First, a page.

Buddhism is a dynamic
faith that was born and thrived in India for 1,700 years.
The religion flourished in India between the 5th century
BC and 12th century AD. The Buddhist remnants scattered
all over India were originally the monasteries and stupas
of Buddhist culture. Located in the far-flung corners
of eastern Uttar Pradesh are some of the holiest centers
of Buddhism, a religion that gave mankind the gospel
of peace and love.
The message of the Buddha
went straight into the hearts of millions due to its
simplicity and forthright acceptance of the realities
of life. The various Buddhist shrines like Sarnath,
Sravasti, Sankisa and Kushinagar are fascinating because
they open up chapters of religion, art and philosophy
To enter Sarnath at dawn
is to discover the captivating sound of a huge Japanese
bell. The first eye-catching landmark is Chaukhandi,
an elevated structure of brick with a characteristic
octagonal top. The ancient park where Buddha delivered
his first sermon is also here. Half a kilometer north
is a gigantic structure of stone and brick called Dhamekh
Stupa. It houses a stone slab with Buddhist inscriptions
dating back to the 6th century BC. In its vicinity,
one can see the Mulagandhakuti Vihara, a temple constructed
by Dharmapala, a devout Buddhist.
Sravasti has two villages: Sahet and Mahet. Sahet sprawls
over an area of 400 acres and has a collection of ruins.
Mahet is ancient fortified city that houses a beautiful
crescent-shaped gateway. The Sobhnath Temple, Pakki Kuti,
Kachchi Kuti and many stupas tell the story of the great
monasteries that once stood here. Remnants of Jeetavana—a
splendid monastery built by a rich devotee with inscriptions
dating back to the 12th century—is considered one of the
favorite sites of the Buddha. There is a sacred pipal
tree (Ficus religiosa) here—a sapling from the original
Bodhi tree under which the Buddha had meditated. Sravasti
was also under the influence of Jainism, and the splendid
Shwetambar Temple here is visited by thousands of Jain
Sankisa is another Buddhist historical site. It was here
that the Buddha preached high gospel of truth to his mother
and other devotees. Many Buddhist motifs reflect the event
that took place here when Buddha, after his enlightenment,
descended from heaven, accompanied with Brahma and Sakra.
Chinese travelers Fahien and Huien Tsang have given interesting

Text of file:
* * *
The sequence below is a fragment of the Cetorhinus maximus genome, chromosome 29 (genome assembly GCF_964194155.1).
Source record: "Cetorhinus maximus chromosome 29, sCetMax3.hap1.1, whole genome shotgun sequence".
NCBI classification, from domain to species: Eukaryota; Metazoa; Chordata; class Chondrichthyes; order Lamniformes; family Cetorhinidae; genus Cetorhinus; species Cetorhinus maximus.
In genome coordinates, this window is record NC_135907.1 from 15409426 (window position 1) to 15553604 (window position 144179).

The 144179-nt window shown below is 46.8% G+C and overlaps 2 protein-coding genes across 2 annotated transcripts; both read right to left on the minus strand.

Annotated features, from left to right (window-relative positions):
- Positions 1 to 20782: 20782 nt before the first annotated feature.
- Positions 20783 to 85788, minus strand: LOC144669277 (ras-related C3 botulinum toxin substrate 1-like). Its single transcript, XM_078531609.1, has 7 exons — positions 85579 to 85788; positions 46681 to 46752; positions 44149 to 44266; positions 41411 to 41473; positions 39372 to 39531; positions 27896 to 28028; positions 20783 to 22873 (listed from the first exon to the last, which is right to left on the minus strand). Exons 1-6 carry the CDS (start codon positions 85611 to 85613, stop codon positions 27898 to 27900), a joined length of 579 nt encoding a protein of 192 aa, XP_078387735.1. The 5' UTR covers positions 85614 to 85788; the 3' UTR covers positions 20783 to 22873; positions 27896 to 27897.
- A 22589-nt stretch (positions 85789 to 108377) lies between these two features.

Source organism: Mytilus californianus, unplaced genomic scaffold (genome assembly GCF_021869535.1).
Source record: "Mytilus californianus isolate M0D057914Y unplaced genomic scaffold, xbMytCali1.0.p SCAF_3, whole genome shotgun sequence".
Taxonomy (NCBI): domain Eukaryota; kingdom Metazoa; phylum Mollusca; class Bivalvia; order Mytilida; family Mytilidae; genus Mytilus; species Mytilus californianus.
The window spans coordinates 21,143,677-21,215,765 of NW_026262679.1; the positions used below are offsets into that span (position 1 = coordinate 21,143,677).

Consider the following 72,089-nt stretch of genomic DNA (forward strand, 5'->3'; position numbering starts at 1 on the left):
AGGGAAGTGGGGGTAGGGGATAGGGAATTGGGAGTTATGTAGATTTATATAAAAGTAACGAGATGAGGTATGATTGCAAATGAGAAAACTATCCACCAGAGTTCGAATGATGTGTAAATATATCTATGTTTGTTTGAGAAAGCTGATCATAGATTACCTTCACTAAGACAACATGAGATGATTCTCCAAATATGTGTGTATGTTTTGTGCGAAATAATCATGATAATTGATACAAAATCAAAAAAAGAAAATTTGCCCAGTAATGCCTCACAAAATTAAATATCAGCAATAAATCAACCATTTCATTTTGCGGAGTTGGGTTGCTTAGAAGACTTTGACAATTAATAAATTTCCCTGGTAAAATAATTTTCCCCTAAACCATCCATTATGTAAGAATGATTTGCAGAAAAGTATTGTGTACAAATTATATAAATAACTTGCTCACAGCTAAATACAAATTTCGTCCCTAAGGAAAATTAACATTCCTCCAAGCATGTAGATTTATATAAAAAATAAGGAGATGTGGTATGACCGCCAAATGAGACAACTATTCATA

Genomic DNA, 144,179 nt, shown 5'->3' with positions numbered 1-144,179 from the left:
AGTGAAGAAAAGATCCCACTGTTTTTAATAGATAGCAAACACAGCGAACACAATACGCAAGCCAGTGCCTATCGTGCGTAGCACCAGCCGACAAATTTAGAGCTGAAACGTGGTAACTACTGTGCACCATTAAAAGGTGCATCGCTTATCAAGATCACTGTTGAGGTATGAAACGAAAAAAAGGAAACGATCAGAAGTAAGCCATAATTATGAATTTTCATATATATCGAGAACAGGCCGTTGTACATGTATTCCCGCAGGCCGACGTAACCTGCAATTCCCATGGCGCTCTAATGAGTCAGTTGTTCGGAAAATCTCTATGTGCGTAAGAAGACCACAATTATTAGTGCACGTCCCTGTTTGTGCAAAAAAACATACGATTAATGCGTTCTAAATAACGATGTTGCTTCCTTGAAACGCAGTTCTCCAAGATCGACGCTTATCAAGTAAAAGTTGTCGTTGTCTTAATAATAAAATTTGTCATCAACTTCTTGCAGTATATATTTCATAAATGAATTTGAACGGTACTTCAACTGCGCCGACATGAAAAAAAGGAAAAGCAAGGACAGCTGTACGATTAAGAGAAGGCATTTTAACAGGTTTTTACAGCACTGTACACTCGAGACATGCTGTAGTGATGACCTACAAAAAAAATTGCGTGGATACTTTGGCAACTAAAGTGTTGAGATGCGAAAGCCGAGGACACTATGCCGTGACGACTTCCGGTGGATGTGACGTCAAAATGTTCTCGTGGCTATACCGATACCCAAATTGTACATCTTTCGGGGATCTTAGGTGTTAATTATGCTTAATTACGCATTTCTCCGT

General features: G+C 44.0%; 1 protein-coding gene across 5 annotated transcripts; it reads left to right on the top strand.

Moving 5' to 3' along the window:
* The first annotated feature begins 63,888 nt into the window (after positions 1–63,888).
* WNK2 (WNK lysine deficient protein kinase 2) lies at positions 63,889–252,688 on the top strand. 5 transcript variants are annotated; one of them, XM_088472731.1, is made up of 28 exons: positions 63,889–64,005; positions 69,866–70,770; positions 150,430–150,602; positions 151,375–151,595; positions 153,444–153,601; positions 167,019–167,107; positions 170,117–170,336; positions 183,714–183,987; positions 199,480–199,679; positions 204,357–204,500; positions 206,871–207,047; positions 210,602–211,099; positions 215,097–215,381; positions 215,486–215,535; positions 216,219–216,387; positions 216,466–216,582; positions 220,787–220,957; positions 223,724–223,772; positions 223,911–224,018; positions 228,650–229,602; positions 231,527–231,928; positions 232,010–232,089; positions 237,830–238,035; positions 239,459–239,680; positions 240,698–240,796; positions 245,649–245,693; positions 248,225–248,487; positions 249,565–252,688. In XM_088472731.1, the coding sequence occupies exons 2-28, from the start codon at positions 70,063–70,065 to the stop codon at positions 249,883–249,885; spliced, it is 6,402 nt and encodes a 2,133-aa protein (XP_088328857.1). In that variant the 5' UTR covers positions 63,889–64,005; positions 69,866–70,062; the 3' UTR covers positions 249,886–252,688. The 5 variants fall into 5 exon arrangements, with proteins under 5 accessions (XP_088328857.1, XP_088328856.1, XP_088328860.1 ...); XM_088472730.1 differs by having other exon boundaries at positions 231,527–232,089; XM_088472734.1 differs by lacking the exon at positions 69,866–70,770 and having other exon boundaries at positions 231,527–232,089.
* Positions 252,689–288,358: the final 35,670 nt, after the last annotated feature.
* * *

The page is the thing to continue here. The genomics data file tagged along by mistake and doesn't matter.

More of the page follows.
descriptions of the life in Sankisa. There is also the
famous temple of Bisra Devi here.
Kushinagar, also known
as Kasia or Kasinara, represents a grand end to the
story of the Great Teacher. Buddha passed away here,
near the Hiranyavati River. He was cremated where the
Ramabhar Stupa now stands. It was once a celebrated
center of the Malla kingdom. Many of its stupas and
viharas date back to 230 BC–AD 413 when its prosperity
was at the peak. Ashoka added grandeur to this place
by getting the magnificent statue of Buddha carved on
a single piece of red sandstone. Lord Alexander Cunningham
excavated many important remnants such as the Matha
Kua and Ramabhar Stupa during the preceding century.
The main site has the Mahaparinirvana
Temple, with its world famous reclining statue of Buddha.
The 20-ft-long statue is seated on a brick platform.
Ruins of as many as eight monasteries are situated around
at the main site of which the two monasteries—Mahaparinirvana
Vihara and Makutabandhara Vihara—are quite famous.
All the sacred sites are
along the main road. Towards the east, several temples
of various Buddhist countries have come up. The procession
organized by Burmese temple every year on Buddha Poornima
day is attended by thousands of people. Other attractions
are the Indo-Japanese and Sri Lankan Center for Cultural
Association, meditation center and archeological museum.
Nature lovers can take a trip to the Tamkuhi forest
area, which also has a forest rest house for staying
Accommodation options are available at the Birla Rest
House, UP State Tourist Bungalow and many dharamshalas
HOW TO REACH
The nearest airport is
Varanasi, 32 km from Sarnath. Regular Indian Airlines
and Sahara flights operate between Varanasi and Delhi.
Sarnath is on National Highway 29 and is a 45-minute
drive from Varanasi.
Varanasi and Mughalsarai are the nearest rail junctions.
They are linked to all major towns and cities in India.